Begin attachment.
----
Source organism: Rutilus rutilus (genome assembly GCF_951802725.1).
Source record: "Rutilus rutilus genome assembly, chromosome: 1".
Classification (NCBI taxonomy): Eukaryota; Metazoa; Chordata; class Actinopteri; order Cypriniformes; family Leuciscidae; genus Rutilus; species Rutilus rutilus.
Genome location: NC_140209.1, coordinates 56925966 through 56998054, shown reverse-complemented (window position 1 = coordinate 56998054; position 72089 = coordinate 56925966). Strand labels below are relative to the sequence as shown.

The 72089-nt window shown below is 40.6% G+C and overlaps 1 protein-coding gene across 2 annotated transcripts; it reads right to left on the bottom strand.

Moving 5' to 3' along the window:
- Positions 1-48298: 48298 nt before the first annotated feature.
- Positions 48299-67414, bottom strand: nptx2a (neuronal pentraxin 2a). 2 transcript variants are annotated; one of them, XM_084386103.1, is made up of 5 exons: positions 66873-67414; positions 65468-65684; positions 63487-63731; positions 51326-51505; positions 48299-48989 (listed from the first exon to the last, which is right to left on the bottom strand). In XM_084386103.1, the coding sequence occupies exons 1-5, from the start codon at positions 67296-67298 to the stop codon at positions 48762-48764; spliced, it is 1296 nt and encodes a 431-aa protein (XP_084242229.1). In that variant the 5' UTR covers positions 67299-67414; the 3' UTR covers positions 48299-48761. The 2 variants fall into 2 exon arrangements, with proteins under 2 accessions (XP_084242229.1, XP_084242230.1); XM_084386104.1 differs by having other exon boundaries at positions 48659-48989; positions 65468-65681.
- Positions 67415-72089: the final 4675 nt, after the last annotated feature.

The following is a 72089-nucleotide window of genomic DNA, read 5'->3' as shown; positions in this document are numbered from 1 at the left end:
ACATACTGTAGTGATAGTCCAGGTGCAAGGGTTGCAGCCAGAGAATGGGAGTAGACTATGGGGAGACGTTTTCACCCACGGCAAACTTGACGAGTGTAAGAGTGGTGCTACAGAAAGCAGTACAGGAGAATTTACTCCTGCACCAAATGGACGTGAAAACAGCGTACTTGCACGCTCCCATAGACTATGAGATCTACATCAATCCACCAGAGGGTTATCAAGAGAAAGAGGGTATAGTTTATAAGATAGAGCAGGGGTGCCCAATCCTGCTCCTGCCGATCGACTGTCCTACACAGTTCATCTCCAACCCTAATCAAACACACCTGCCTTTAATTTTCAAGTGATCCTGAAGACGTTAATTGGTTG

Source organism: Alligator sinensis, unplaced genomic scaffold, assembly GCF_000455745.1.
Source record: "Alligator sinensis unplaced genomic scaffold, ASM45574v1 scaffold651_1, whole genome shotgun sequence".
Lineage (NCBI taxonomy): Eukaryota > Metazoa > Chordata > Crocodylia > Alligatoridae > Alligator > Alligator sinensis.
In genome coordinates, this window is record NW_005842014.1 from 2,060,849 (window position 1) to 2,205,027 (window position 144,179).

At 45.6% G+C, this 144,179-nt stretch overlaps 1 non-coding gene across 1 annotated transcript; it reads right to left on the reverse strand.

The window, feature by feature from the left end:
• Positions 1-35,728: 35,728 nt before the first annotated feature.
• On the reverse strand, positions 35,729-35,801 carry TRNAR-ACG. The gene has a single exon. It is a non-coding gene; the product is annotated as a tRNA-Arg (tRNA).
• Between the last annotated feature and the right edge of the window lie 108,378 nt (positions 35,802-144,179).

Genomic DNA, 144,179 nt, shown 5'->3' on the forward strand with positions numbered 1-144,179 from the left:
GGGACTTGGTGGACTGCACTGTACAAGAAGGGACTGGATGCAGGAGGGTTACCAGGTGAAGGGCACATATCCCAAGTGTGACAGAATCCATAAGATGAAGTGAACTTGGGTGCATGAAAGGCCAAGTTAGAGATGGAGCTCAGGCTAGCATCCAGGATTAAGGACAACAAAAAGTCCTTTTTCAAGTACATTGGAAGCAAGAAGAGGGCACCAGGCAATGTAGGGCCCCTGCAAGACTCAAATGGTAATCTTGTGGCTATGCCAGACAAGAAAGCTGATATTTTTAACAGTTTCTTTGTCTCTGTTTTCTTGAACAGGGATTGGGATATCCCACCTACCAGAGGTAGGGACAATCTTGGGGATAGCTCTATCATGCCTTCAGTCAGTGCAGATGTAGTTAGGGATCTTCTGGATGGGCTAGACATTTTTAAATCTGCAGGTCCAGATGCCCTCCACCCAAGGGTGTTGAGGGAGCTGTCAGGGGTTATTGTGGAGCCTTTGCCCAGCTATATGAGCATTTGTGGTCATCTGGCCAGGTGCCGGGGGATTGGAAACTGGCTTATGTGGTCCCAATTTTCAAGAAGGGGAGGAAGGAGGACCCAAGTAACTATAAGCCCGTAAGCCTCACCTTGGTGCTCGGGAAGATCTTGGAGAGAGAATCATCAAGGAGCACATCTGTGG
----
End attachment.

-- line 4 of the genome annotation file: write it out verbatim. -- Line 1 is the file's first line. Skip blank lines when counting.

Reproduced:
Genome location: NC_140209.1, coordinates 56925966 through 56998054, shown reverse-complemented (window position 1 = coordinate 56998054; position 72089 = coordinate 56925966). Strand labels below are relative to the sequence as shown.